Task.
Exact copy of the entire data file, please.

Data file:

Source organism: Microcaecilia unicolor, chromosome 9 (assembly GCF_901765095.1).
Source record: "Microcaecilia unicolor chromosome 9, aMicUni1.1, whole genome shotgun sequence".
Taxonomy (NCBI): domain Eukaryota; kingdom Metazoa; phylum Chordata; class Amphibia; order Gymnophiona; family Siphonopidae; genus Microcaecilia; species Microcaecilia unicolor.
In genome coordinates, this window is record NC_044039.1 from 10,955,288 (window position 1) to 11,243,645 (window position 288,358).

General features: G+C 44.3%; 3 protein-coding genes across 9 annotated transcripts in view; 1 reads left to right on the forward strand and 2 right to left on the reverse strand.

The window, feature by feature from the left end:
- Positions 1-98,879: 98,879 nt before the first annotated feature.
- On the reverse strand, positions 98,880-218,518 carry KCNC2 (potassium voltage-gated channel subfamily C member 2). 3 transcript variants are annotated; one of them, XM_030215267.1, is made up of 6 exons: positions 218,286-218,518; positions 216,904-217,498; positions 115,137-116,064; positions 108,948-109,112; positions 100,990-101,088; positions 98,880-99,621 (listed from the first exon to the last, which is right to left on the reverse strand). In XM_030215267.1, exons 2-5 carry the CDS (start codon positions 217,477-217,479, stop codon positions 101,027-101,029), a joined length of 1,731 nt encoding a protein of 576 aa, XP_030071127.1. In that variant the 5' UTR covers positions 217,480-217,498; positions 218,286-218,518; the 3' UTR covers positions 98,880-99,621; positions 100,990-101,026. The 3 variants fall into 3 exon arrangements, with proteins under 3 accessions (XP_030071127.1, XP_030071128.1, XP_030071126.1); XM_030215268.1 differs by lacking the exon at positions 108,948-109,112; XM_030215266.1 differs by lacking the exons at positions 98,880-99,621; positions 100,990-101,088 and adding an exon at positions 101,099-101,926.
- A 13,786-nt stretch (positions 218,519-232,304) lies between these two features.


Source organism: Microcaecilia unicolor, chromosome 9 (assembly GCF_901765095.1).
Source record: "Microcaecilia unicolor chromosome 9, aMicUni1.1, whole genome shotgun sequence".
Taxonomy (NCBI): domain Eukaryota; kingdom Metazoa; phylum Chordata; class Amphibia; order Gymnophiona; family Siphonopidae; genus Microcaecilia; species Microcaecilia unicolor.
In genome coordinates, this window is record NC_044039.1 from 10,955,288 (window position 1) to 11,243,645 (window position 288,358).

General features: G+C 44.3%; 3 protein-coding genes across 9 annotated transcripts in view; 1 reads left to right on the forward strand and 2 right to left on the reverse strand.

The window, feature by feature from the left end:
- Positions 1-98,879: 98,879 nt before the first annotated feature.
- On the reverse strand, positions 98,880-218,518 carry KCNC2 (potassium voltage-gated channel subfamily C member 2). 3 transcript variants are annotated; one of them, XM_030215267.1, is made up of 6 exons: positions 218,286-218,518; positions 216,904-217,498; positions 115,137-116,064; positions 108,948-109,112; positions 100,990-101,088; positions 98,880-99,621 (listed from the first exon to the last, which is right to left on the reverse strand). In XM_030215267.1, exons 2-5 carry the CDS (start codon positions 217,477-217,479, stop codon positions 101,027-101,029), a joined length of 1,731 nt encoding a protein of 576 aa, XP_030071127.1. In that variant the 5' UTR covers positions 217,480-217,498; positions 218,286-218,518; the 3' UTR covers positions 98,880-99,621; positions 100,990-101,026. The 3 variants fall into 3 exon arrangements, with proteins under 3 accessions (XP_030071127.1, XP_030071128.1, XP_030071126.1); XM_030215268.1 differs by lacking the exon at positions 108,948-109,112; XM_030215266.1 differs by lacking the exons at positions 98,880-99,621; positions 100,990-101,088 and adding an exon at positions 101,099-101,926.
- A 13,786-nt stretch (positions 218,519-232,304) lies between these two features.